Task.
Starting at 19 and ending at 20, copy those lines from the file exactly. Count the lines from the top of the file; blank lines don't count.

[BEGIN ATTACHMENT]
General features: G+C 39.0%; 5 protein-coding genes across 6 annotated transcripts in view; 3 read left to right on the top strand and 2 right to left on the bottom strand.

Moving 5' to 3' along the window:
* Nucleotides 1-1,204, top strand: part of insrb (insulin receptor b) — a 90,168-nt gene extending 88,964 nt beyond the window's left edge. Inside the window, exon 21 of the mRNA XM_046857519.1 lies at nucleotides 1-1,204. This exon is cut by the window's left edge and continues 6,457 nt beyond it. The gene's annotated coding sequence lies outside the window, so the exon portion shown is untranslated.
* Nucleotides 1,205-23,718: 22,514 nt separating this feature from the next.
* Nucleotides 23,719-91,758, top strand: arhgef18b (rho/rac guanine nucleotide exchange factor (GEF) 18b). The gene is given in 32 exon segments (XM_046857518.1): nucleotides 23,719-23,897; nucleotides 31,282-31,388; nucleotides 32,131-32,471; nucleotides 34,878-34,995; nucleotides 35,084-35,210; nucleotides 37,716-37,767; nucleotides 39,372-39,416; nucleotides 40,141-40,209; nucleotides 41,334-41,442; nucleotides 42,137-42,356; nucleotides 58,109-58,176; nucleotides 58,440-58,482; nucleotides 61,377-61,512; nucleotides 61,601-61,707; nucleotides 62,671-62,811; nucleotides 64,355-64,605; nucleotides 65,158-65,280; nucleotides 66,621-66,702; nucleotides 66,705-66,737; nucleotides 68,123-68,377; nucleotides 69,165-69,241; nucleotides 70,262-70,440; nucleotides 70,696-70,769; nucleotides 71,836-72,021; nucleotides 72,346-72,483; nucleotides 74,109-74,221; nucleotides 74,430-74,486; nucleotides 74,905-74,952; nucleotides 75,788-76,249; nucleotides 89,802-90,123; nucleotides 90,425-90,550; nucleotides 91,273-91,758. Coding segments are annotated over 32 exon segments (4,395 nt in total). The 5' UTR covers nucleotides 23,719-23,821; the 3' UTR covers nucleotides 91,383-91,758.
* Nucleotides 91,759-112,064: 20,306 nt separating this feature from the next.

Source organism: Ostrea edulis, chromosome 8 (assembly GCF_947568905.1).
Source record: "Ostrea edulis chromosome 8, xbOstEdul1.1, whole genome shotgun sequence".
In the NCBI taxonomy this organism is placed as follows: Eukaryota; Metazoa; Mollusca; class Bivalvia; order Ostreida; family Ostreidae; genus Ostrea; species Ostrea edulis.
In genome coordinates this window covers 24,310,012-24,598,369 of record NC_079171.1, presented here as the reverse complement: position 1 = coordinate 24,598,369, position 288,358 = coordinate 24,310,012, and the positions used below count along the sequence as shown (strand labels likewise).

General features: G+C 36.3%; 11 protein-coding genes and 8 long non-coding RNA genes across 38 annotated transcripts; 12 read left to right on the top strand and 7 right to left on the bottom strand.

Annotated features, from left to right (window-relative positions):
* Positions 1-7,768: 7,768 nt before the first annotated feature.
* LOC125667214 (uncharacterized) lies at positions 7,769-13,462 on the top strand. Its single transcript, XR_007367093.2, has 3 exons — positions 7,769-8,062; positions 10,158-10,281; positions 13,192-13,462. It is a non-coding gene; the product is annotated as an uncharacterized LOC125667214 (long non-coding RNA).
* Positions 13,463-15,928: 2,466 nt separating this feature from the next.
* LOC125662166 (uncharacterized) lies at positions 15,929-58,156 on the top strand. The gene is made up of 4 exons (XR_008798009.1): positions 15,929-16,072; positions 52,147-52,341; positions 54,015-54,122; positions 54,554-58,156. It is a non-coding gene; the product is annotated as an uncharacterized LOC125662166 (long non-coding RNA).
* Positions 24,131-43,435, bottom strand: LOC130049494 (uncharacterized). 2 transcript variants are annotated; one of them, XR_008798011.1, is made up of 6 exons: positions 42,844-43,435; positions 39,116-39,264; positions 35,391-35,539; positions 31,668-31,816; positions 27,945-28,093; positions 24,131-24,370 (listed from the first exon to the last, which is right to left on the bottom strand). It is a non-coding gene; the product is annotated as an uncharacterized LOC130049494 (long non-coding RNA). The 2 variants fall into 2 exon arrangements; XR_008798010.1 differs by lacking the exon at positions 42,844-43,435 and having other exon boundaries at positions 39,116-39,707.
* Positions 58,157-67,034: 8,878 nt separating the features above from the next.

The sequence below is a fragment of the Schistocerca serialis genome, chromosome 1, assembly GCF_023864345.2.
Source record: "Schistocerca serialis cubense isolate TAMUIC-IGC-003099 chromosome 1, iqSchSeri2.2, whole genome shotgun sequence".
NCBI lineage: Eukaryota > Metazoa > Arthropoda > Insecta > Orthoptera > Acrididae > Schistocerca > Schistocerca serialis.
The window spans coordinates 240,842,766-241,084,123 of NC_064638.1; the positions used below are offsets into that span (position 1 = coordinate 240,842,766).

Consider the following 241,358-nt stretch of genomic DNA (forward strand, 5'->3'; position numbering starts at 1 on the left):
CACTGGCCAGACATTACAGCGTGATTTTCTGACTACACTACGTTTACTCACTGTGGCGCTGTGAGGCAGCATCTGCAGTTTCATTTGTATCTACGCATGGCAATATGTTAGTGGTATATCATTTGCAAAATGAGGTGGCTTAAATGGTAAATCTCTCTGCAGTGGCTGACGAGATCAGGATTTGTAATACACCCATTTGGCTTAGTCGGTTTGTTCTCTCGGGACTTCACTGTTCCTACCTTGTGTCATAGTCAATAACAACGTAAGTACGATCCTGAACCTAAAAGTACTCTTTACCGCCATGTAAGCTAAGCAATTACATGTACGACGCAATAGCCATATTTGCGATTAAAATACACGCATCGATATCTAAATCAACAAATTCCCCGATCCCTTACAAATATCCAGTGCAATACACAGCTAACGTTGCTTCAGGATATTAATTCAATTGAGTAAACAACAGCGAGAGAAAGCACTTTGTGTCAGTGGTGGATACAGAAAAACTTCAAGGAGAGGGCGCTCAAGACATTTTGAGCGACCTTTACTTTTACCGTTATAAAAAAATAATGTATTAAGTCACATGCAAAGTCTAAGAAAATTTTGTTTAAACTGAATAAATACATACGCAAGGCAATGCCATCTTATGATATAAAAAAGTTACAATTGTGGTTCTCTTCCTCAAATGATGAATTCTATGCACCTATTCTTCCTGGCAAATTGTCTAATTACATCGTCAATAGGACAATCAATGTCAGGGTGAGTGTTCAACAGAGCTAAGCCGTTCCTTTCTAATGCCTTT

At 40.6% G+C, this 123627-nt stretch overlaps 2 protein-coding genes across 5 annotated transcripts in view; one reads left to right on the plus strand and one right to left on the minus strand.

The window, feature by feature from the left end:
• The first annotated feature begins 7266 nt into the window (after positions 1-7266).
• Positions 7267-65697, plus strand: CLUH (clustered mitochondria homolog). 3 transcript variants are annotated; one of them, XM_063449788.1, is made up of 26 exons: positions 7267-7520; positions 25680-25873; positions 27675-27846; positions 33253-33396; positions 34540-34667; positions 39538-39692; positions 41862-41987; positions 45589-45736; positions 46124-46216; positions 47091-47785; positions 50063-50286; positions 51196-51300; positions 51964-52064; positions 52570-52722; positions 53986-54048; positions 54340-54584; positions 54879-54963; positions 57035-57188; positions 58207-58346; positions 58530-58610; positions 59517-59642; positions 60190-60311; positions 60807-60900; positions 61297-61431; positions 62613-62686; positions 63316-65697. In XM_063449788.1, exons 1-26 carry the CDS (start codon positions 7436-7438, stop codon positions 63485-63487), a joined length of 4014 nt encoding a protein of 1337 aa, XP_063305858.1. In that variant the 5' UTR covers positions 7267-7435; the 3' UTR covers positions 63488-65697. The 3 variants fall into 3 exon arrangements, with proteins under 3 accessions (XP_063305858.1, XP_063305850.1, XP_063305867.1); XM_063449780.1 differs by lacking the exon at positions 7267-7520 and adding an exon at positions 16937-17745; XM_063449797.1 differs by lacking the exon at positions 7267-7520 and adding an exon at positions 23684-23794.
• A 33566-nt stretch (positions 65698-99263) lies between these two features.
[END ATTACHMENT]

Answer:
The sequence below is a fragment of the Schistocerca serialis genome, chromosome 1, assembly GCF_023864345.2.
Source record: "Schistocerca serialis cubense isolate TAMUIC-IGC-003099 chromosome 1, iqSchSeri2.2, whole genome shotgun sequence".